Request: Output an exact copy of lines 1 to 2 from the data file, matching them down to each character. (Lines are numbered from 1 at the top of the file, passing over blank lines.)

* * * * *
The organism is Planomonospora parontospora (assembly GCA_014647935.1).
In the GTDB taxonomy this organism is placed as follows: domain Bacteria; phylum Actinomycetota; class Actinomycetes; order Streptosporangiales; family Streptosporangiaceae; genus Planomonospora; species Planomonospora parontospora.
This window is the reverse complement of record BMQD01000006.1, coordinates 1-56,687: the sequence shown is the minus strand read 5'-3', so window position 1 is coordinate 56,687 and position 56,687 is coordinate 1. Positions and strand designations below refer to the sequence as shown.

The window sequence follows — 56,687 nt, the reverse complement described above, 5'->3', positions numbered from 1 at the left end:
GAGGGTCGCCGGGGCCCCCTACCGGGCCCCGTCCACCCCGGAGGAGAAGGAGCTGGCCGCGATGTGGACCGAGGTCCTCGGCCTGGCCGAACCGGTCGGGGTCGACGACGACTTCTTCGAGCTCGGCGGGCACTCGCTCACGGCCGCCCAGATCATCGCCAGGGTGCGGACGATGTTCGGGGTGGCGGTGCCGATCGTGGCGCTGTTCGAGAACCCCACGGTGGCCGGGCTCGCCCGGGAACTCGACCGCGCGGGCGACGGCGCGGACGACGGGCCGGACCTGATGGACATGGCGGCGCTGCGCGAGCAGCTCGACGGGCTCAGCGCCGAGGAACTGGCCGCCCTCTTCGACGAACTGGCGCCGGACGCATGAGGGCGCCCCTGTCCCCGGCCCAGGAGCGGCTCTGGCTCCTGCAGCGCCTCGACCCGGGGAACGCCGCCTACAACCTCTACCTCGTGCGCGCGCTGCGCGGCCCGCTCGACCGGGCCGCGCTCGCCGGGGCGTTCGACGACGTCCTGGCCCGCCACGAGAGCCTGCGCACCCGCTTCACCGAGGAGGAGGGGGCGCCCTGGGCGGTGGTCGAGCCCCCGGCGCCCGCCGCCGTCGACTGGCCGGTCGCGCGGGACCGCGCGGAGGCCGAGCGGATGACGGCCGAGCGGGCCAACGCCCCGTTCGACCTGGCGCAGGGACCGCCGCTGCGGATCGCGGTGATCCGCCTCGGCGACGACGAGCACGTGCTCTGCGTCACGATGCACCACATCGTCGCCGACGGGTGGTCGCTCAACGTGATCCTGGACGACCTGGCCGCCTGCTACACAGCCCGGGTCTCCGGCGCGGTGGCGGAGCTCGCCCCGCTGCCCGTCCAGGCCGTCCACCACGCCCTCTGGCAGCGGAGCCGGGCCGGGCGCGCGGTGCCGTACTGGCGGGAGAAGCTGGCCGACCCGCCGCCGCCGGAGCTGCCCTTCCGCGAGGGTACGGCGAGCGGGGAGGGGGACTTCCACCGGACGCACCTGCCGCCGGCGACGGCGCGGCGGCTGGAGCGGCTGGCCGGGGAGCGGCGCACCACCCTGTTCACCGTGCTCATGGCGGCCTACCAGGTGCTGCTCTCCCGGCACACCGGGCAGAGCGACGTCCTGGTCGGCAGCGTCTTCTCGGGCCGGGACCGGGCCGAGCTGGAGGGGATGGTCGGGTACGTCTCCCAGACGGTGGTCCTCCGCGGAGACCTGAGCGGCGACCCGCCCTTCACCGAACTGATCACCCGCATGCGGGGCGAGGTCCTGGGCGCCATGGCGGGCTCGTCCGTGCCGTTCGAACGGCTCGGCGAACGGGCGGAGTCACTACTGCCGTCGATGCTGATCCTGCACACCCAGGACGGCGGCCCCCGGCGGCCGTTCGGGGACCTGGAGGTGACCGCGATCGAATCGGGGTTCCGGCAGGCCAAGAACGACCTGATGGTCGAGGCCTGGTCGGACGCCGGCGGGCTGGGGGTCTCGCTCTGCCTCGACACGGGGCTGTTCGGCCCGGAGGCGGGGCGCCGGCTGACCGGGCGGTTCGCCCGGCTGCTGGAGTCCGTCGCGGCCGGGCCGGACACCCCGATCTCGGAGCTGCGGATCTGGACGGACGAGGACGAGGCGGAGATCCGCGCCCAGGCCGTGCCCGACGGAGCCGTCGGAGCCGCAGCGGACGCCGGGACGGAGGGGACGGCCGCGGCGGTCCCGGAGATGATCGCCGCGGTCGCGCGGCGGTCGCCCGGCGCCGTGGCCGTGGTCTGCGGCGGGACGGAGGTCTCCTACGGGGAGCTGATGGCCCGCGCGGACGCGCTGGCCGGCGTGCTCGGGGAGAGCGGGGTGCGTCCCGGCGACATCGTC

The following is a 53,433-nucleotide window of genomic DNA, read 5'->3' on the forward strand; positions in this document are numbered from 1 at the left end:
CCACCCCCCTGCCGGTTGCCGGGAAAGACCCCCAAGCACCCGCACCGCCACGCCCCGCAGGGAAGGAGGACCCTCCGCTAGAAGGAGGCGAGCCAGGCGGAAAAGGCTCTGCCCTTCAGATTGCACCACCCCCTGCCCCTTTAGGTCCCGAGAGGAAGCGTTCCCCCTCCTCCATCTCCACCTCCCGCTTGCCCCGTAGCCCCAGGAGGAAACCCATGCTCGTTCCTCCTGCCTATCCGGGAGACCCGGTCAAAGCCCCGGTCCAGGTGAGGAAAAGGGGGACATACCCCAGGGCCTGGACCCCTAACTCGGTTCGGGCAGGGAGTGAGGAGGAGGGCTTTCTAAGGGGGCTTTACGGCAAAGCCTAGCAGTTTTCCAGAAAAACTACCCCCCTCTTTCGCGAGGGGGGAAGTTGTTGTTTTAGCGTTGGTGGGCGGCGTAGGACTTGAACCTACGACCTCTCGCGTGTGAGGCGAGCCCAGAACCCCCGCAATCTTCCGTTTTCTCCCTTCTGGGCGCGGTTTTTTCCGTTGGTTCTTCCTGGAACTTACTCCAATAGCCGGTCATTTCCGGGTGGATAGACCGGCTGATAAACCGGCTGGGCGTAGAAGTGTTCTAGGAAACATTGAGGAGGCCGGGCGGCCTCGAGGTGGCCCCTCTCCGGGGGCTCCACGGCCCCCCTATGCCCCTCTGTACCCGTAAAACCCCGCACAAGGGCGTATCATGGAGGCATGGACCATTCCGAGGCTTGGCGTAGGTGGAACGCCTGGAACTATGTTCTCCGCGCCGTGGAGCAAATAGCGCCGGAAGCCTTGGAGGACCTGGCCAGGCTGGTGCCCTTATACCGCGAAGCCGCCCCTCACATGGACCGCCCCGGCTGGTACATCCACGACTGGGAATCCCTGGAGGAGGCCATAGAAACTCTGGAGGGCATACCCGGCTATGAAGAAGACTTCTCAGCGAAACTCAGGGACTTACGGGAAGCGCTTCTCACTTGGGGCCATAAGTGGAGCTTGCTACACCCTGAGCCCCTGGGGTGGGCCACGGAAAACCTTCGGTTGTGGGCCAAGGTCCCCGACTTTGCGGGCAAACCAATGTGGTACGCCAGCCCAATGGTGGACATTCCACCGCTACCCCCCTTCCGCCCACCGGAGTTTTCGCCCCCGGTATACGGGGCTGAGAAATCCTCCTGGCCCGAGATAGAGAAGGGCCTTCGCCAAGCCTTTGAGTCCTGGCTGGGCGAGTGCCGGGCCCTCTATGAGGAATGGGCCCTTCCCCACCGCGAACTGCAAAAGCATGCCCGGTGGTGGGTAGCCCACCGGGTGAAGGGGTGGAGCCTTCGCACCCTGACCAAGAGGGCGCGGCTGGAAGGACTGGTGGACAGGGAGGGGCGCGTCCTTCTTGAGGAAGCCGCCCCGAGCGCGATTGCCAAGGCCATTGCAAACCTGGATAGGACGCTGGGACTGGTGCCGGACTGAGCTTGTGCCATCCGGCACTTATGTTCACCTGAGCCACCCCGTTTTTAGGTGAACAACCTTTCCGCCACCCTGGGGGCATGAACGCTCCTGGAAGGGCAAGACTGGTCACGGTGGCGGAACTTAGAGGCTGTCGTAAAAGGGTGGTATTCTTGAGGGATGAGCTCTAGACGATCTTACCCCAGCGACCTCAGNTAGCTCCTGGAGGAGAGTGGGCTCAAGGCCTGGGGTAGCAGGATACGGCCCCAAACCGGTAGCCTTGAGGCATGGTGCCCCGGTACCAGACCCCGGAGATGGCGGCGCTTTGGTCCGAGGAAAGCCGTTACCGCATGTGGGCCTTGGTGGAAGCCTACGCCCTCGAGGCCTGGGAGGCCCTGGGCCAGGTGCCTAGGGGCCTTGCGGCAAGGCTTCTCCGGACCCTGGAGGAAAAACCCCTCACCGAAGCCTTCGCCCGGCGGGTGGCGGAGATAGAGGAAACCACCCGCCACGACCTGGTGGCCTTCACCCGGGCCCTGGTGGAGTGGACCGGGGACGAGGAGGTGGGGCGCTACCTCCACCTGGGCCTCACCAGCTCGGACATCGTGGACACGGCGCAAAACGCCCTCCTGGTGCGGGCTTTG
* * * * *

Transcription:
The organism is Planomonospora parontospora (assembly GCA_014647935.1).
In the GTDB taxonomy this organism is placed as follows: domain Bacteria; phylum Actinomycetota; class Actinomycetes; order Streptosporangiales; family Streptosporangiaceae; genus Planomonospora; species Planomonospora parontospora.